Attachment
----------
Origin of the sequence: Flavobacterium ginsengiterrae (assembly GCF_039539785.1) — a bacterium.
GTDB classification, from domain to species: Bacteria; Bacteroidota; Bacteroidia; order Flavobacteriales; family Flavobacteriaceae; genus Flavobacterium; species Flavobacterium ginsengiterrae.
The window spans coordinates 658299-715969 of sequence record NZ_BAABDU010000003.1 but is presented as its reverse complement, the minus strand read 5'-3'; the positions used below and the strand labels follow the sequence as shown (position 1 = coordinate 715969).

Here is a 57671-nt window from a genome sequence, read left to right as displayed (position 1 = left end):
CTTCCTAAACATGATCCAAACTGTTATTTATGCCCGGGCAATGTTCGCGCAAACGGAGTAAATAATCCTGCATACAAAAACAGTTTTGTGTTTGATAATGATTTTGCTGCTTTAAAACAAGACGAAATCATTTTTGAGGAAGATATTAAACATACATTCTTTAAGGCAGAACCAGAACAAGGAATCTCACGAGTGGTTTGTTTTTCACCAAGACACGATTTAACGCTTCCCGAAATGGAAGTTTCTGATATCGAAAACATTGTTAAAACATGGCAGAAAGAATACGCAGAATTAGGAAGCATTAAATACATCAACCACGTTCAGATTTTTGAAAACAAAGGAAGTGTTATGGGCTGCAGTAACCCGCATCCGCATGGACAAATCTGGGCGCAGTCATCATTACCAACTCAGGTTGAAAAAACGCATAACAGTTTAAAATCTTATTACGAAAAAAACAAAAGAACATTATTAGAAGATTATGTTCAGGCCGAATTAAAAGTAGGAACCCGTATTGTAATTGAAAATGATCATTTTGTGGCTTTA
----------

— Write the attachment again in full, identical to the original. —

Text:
Origin of the sequence: Flavobacterium ginsengiterrae (assembly GCF_039539785.1) — a bacterium.
GTDB classification, from domain to species: Bacteria; Bacteroidota; Bacteroidia; order Flavobacteriales; family Flavobacteriaceae; genus Flavobacterium; species Flavobacterium ginsengiterrae.
The window spans coordinates 658299-715969 of sequence record NZ_BAABDU010000003.1 but is presented as its reverse complement, the minus strand read 5'-3'; the positions used below and the strand labels follow the sequence as shown (position 1 = coordinate 715969).

Here is a 57671-nt window from a genome sequence, read left to right as displayed (position 1 = left end):
CTTCCTAAACATGATCCAAACTGTTATTTATGCCCGGGCAATGTTCGCGCAAACGGAGTAAATAATCCTGCATACAAAAACAGTTTTGTGTTTGATAATGATTTTGCTGCTTTAAAACAAGACGAAATCATTTTTGAGGAAGATATTAAACATACATTCTTTAAGGCAGAACCAGAACAAGGAATCTCACGAGTGGTTTGTTTTTCACCAAGACACGATTTAACGCTTCCCGAAATGGAAGTTTCTGATATCGAAAACATTGTTAAAACATGGCAGAAAGAATACGCAGAATTAGGAAGCATTAAATACATCAACCACGTTCAGATTTTTGAAAACAAAGGAAGTGTTATGGGCTGCAGTAACCCGCATCCGCATGGACAAATCTGGGCGCAGTCATCATTACCAACTCAGGTTGAAAAAACGCATAACAGTTTAAAATCTTATTACGAAAAAAACAAAAGAACATTATTAGAAGATTATGTTCAGGCCGAATTAAAAGTAGGAACCCGTATTGTAATTGAAAATGATCATTTTGTGGCTTTA